In the research on Japanese mythology, particularly in research on the Kojiki, sakuhin-ron (provisional translation: "textimmanence-based analysis") has established itself as a fairly popular concept. The main aim of this panel is to shed light on the pros and cons of this approach.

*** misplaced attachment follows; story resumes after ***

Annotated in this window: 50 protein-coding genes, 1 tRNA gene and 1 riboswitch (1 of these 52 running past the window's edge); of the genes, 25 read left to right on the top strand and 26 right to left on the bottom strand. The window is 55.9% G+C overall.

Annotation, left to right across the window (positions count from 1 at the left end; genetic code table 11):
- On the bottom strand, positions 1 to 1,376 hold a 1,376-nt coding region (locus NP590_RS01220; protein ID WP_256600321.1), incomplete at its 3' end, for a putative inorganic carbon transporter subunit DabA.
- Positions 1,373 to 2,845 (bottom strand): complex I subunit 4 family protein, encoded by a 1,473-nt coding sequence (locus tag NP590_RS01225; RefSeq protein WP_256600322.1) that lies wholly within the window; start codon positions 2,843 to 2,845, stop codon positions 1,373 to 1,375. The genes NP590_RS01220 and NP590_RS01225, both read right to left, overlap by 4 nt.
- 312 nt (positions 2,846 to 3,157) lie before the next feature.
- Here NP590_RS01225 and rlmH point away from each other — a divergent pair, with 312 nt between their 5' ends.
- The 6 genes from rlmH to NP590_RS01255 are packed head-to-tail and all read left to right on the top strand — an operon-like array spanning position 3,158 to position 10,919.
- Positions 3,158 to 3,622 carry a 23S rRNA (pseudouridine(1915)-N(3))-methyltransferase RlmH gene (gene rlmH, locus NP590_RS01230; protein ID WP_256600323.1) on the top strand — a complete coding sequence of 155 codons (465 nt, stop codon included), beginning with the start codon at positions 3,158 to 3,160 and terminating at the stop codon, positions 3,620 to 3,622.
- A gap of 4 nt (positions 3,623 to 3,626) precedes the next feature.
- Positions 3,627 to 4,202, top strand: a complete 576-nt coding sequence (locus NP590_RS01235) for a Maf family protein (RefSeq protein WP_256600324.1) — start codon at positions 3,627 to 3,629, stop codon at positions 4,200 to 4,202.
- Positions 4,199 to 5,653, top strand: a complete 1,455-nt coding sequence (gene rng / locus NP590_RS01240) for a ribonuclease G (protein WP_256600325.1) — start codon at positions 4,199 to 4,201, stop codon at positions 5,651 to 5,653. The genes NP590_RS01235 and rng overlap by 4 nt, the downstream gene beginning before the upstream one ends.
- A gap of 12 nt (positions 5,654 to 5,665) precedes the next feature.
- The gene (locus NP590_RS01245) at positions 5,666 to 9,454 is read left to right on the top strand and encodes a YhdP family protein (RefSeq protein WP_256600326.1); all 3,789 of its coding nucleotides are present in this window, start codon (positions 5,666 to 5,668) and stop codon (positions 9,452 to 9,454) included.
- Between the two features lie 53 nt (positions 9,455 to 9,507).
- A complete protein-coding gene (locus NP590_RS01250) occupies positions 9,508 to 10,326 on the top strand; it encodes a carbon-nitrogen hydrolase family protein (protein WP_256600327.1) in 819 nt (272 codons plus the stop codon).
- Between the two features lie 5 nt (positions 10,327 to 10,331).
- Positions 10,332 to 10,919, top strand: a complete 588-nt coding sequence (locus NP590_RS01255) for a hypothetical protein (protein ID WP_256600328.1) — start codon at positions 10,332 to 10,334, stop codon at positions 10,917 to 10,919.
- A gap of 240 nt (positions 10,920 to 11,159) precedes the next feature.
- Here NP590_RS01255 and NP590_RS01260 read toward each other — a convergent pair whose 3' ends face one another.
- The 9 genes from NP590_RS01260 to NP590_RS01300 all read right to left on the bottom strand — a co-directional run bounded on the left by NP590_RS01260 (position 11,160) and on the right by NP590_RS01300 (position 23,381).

In the research on Japanese mythology, particularly in research on the Kojiki, sakuhin-ron 作品論 ("textimmanence-based analysis") has established itself as a popular concept. Although various approaches of sakuhin-ron exist, the fundamental idea is to read each text as "a whole", i.e. as a thoroughly elaborated and coherent work. In this endeavor, the work of Kōnoshi Takamitsu has attracted particular attention. Kōnoshi has demonstrated, in Torquil Duthie's words, that the "idea of an original unified mythical system that preceded the extant written versions is itself a kind of myth created by commentary and scholarship." On the other hand, David Lurie noticed that contemporary scholarship is "critical of such general notions as »myths of Japan« (Nihon shinwa) or »(common) myths of the records and chronicles« (kiki shinwa)", and this stance presumably is a result of Kōnoshi's work as well. Kōnoshi himself calls these once generally accepted concepts "the old paradigm", which implies that sakuhin-ron has led to a paradigm shift. Correspondingly many scholars are taking his works, as Herman Oom's sees it, as a "radical break with a centuries-old hermeneutics, guided by the unquestioned aim to clarify »the« Japanese mythology." However, there are some problems in such epic depictions of sakuhin-ron. First we should not forget that historical and comparative approaches to mythology constituted a "radical break" as well, if not a true paradigm shift, and they have not lost their significance. Kōnoshi's focus on the "work as a whole", on the other hand, allows neither comparison with non-Japanese mythemes nor deductive assumptions concerning preceding historical developments, such as orality or the genesis of the text itself. In fact, this purist focus on the text as a whole has already given way to recent attempts making Japanese mythology again accessible to interdisciplinary research programs. The main aim of this panel is therefore to shed light on the pros and cons of sakuhin-ron. We will discuss the developments of this approach, its methods and its applicability, and will try to determine its actual impact on Japanese Kojiki research. In addition, we will also point out the weak points and limitations of sakuhin-ron.